As CIPESA has previously found, OTT platforms and mobile money networks had considerably eased the lives of PWDs. For example, platforms like WhatsApp were used to disseminate critical information among individuals with hearing impairment before the added cost of using social media rendered them unaffordable to many, who already faced challenges in finding employment and often relied on financial support from others. For UCC and other relevant Uganda Government institutions, these findings should not be taken lightly and should inform policy in this area.
4. Awareness and usage of assistive technologies
Assistive technologies are products, devices, or equipment, used to maintain, increase, or improve the functional capabilities of individuals with disabilities. A very concerning finding in the Report is that 76% of PWDs were not aware of the low-cost Assistive Technologies like manual Perkins Brailler, hand-held magnifiers, hand frames/slates and communication boards. Only 14% of respondents were aware of the Perkins Brailler yet its usage was low at 4%. Just 13% of the respondents were aware of magnifiers yet only 2% used them. Issues of awareness of these technologies, their cost and availability, are apparent. The UCC should offer subsidies for assistive technologies through the universal service access fund, the Rural Communications Development Fund (RCDF).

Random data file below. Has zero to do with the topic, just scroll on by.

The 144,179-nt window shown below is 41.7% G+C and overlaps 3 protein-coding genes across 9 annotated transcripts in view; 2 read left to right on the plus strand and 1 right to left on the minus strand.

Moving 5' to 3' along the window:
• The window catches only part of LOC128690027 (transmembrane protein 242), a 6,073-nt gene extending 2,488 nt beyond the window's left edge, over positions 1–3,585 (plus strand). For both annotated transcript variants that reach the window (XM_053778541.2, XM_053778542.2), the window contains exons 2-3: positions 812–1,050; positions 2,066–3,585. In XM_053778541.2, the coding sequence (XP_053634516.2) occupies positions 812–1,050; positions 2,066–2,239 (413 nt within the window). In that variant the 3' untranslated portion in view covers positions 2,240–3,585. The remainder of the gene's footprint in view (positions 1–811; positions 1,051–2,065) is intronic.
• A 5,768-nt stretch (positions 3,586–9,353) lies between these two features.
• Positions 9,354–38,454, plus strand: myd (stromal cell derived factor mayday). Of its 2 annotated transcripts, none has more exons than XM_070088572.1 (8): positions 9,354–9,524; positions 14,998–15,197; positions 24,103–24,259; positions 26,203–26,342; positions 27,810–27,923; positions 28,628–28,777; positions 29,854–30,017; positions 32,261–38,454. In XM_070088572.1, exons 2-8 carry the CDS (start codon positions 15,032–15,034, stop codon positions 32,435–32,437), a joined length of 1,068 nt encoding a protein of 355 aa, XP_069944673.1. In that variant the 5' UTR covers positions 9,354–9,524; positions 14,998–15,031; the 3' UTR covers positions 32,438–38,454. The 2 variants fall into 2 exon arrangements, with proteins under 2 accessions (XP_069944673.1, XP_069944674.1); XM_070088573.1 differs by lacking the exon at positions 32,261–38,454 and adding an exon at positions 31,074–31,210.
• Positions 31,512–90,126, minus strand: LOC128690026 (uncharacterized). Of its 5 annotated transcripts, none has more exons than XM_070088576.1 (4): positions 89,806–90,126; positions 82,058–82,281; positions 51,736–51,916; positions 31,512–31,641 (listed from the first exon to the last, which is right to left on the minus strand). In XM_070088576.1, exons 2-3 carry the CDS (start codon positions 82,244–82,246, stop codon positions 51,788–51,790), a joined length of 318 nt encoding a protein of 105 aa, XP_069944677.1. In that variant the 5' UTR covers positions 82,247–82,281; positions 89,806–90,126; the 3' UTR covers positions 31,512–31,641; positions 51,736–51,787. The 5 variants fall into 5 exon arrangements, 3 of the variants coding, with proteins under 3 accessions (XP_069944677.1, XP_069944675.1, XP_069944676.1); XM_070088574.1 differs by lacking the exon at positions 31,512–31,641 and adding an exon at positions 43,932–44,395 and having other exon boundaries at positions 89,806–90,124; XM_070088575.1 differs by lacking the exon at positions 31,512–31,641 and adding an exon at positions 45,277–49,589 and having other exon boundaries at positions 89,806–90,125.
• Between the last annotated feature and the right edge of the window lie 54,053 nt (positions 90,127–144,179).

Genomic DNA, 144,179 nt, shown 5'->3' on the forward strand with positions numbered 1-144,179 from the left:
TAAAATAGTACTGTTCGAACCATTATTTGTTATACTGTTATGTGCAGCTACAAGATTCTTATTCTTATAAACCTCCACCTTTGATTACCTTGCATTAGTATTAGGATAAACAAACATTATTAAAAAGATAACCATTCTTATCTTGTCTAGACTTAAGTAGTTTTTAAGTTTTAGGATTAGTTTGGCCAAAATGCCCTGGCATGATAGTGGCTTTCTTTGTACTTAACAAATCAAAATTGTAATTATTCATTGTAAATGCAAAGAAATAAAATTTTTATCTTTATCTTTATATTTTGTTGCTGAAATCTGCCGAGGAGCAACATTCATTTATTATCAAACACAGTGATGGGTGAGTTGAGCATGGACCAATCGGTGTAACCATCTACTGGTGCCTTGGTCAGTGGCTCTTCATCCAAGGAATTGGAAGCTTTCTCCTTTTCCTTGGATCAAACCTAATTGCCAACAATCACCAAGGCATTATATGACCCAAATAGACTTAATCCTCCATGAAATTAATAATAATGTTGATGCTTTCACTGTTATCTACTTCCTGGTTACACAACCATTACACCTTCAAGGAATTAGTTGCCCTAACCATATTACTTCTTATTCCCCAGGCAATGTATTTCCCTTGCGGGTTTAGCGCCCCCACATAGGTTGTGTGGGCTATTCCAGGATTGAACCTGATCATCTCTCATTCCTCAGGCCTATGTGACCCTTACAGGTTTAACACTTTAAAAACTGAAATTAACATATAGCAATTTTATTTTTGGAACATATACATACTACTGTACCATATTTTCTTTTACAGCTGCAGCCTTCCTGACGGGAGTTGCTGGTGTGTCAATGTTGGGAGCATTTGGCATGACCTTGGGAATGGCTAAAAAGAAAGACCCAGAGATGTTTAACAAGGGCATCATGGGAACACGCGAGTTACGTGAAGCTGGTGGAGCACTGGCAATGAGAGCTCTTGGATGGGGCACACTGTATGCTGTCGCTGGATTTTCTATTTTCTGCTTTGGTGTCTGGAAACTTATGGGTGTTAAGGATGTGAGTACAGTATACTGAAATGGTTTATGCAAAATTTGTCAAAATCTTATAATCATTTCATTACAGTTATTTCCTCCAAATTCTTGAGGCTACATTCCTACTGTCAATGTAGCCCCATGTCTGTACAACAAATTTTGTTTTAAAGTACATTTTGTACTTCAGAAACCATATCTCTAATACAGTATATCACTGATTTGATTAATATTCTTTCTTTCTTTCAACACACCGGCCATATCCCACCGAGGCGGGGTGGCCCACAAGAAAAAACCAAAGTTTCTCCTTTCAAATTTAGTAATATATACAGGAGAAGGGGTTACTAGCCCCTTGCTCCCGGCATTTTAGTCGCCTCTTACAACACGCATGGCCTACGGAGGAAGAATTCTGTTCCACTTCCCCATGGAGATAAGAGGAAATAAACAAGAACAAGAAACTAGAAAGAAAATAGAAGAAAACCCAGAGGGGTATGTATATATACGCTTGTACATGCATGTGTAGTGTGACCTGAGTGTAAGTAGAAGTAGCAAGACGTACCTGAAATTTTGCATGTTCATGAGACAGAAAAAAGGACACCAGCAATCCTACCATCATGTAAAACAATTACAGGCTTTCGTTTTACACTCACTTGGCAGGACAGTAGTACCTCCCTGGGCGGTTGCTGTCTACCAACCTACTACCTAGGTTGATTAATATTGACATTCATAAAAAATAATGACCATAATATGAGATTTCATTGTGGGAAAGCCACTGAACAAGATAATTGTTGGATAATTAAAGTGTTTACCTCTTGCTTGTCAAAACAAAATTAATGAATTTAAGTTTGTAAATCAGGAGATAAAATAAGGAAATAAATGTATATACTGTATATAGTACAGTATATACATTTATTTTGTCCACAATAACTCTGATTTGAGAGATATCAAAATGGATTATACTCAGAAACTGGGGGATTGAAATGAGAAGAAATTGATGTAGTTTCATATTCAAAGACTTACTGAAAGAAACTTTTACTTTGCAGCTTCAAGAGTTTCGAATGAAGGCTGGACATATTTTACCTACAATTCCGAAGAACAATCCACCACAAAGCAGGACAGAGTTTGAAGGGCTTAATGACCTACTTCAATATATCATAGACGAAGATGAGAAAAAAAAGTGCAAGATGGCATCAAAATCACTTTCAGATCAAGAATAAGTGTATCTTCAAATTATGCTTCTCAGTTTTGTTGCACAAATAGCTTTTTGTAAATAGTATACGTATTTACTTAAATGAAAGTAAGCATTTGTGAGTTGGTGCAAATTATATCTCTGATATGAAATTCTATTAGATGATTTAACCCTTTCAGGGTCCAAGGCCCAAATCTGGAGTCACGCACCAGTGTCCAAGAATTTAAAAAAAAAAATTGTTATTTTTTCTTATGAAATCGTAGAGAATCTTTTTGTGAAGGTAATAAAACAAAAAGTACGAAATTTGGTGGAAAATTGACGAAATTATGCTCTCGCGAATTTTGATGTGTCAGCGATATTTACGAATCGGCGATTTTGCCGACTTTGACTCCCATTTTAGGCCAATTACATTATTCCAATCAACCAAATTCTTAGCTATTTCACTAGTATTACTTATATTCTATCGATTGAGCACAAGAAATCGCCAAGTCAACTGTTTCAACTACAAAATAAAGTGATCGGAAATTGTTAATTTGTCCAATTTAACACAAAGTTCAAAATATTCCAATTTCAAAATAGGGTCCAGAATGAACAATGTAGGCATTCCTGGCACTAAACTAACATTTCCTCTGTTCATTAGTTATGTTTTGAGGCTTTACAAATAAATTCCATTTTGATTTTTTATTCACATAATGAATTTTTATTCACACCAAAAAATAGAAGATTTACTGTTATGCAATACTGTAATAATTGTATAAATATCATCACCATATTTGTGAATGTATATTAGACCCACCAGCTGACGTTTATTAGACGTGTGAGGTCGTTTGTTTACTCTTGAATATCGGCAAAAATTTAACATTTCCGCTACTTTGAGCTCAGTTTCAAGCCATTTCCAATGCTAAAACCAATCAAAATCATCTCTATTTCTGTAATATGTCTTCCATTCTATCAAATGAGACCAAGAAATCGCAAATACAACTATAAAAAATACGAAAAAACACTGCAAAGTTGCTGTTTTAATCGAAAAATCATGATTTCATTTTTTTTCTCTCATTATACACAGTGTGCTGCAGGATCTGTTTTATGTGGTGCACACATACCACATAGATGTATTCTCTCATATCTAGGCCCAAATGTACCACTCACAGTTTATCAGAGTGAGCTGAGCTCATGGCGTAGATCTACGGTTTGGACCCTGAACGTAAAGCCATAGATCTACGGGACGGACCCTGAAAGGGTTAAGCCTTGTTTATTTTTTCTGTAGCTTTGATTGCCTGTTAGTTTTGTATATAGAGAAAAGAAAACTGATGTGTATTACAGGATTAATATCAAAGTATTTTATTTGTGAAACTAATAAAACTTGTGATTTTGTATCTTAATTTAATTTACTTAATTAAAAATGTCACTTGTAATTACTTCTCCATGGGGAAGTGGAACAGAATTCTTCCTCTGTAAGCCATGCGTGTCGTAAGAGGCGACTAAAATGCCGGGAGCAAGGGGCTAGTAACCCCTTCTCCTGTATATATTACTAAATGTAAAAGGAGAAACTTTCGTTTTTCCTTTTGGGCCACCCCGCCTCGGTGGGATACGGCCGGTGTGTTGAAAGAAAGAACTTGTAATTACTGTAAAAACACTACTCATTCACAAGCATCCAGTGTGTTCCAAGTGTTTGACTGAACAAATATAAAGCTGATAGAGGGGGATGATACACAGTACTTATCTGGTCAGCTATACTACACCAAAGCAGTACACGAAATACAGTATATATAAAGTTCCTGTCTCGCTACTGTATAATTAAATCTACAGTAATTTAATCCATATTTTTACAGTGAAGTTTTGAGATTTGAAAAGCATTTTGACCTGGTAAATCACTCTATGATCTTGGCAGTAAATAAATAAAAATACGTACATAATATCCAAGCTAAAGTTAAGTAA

5. Privacy and data protection
The right to privacy is a core entitlement for every individual under article 27 of the Uganda Constitution. The Persons With Disabilities Act, 2006, section 35 protects PWDs from arbitrary or unlawful interference with their privacy. However, the report does not assess PWDs awareness of their privacy rights or data security skills. Such an assessment is necessary to inform remedies including on capacity development.
6. Public and private sector compliance
Consistent with international conventions and instruments such as the UN Convention on the Rights of Persons with Disabilities (CRPD) and the Sustainable Development Goals (SDGs), as well as domestic laws such as the national constitution, Persons With Disabilities Act 2006, and the National IT and Disability Policy, the emphasis on inclusion and non-discrimination for PWDs cannot be overlooked if the country is to attain her development goals.
As the government works towards implementing the ICT and Disability Policy, the emphasis on Website Accessibility Guidelines (WAG) can be fast-tracked by auditing compliance with the 2014 ‘Guidelines for Development and Management of Government Websites’ which were developed by the National Information Technology Authority Uganda (NITA-U). Entities that do not comply with universal accessibility standards should be sanctioned.
Further, the Equal Opportunities Commission, working with other relevant entities, should require government ministries, departments and agencies (MDAs) and private enterprises which offer public services to prepare annual statements in which they report on how they have worked towards increasing accessibility and inclusiveness for PWDs.